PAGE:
Public Policy Update

By Brandon Ashley, Advocacy and Policy Development Coordinator

Member participation key for GFB’s successful advocacy

There was once a little boy who didn’t speak, going his entire life without saying a word. One morning at breakfast, this little boy looked up at his parents and gruffly said, “The toast is burnt.”

Excited beyond words, his parents were happy to hear their child speak for the first time. After their excitement subsided, the mother asked her son, “Why have you waited until now to say anything?”

The boy looked up at his mother and said, “You’ve never burned my toast before.”

With our advocacy programs, Georgia Farm Bureau can help you communicate with elected officials before your toast is burnt. The GFB Public Policy Department is here to fulfill the organization’s mission of being the voice for agriculture in the legislative arena. It’s important that our members are engaged year-round throughout the entire policy process.

How you can be involved

It starts with being involved in policy development at the county level. Policy development is the cornerstone of GFB’s grassroots vision that began 80 years ago. GFB’s official policy gives our leadership and staff clear direction on what to support or oppose. In October, the GFB Policy Development Committee will begin reviewing and discussing the resolutions submitted by county Farm Bureaus and GFB Commodity Advisory Committees. This process concludes when policy resolutions are approved by the voting delegates at the GFB Annual Meeting on Jekyll Island in December.

An example of the successfulness of our process occurred this past legislative session. House Bill 50, or “Livestock Liability,” was signed into law this year. This issue was a GFB Priority Issue for many legislative sessions. The idea for this issue was born in a county policy development meeting, and it went through the whole process to be approved by the voting delegates. GFB volunteers worked with staff to advocate the need for this legislation.

Another way you can advocate for agriculture is by being engaged in the legislative process. While the Georgia General Assembly is in session, GFB sends out weekly legislative reports summarizing the status of various bills of interest, and the actions you can take to help ensure success.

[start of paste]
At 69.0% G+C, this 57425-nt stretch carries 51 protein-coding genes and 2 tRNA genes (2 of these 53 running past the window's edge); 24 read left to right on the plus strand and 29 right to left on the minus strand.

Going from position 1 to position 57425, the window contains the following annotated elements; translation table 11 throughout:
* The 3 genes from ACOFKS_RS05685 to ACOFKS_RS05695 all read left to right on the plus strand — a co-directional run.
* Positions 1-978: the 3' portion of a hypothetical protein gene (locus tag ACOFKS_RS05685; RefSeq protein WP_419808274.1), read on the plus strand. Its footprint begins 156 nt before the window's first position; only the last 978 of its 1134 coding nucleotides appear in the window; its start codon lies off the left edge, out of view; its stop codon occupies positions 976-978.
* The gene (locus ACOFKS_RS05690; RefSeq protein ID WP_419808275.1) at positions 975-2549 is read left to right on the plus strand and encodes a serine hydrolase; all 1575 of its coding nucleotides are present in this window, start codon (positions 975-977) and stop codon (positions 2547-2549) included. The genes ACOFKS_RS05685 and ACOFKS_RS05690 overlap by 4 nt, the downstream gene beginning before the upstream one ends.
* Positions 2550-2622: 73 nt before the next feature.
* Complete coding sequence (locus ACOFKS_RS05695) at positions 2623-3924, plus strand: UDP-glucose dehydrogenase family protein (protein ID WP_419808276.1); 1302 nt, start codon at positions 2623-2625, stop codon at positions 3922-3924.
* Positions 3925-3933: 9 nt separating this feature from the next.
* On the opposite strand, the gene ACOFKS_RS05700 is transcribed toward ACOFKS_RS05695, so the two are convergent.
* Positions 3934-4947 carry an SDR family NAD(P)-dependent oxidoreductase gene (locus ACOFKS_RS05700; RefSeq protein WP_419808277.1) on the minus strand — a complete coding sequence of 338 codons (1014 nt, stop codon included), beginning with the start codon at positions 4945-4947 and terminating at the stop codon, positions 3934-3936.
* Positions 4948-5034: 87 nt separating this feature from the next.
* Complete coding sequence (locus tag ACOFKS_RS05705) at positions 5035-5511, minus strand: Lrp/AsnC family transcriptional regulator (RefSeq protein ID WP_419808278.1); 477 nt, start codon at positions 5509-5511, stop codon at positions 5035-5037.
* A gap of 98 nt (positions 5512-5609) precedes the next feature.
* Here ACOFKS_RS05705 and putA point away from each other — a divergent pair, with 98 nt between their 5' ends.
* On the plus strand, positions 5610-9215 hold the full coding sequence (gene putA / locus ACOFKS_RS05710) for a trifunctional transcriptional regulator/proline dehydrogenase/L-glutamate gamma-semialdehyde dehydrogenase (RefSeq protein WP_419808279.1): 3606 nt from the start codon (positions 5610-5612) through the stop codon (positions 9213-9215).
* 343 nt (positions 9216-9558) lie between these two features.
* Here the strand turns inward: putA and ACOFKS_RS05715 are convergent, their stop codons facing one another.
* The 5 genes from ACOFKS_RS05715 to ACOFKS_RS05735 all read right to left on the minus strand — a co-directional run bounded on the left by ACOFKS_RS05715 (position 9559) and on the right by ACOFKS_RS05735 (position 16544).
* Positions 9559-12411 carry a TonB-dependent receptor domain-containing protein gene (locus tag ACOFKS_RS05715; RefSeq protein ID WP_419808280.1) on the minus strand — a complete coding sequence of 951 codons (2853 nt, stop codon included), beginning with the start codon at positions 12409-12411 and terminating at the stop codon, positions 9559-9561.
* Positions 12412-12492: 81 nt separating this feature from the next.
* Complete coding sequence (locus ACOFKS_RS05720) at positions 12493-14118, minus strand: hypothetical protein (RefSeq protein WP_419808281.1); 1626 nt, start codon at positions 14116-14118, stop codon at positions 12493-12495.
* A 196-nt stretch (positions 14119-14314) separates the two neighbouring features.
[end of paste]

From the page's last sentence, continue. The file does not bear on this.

Through our Voter Voice system, we also periodically send “Action Alerts” asking you to communicate a position to your elected official. GFB staff will provide the big picture message, but your addition of personal anecdotes will make the message more effective.

This is a simple process that takes a few minutes to complete, and can even be done from your smart phone. If you are not receiving GFB’s Legislative Reports or Voter Voice messages, please let the GFB Public Policy Department know; we’ll get you signed up and go over how the system works.

Cultivate relationships

Lawmakers want to hear from their constituents regarding how the application of laws will affect them. Tell lawmakers who you are, what the issue is, why the issue is important, how it impacts you, and what you want them to do.

Maintaining positive relationships with legislators when they’re back home in their districts is just as important as advocacy during the session. You don’t have to travel to Atlanta or Washington to meet your lawmakers; meeting with lawmakers and their staff out of their offices or showing them your farms is just as effective. First-hand, personal communications year-round will establish a relationship rooted in trust.

Legislators are often flooded with requests or criticisms. A simple “thank you” will go a long way in helping you be remembered positively when you eventually make an ask of your own. Some county Farm Bureaus have used their county office signs to publicly thank legislators who are supporting agriculture. This has no cost, takes a few minutes, and can go a long way in building a relationship.

Thomas Jefferson best summed up the need for citizen participants: “We in America do not have government by the majority. We have government by the majority who participate.”

This article originally ran in Georgia Farm Bureau News. To read more articles about public policy and Georgia agriculture, subscribe to the magazine.

Brandon Ashley was the advocacy and policy development coordinator in the GFB Public Policy Department when he wrote the article.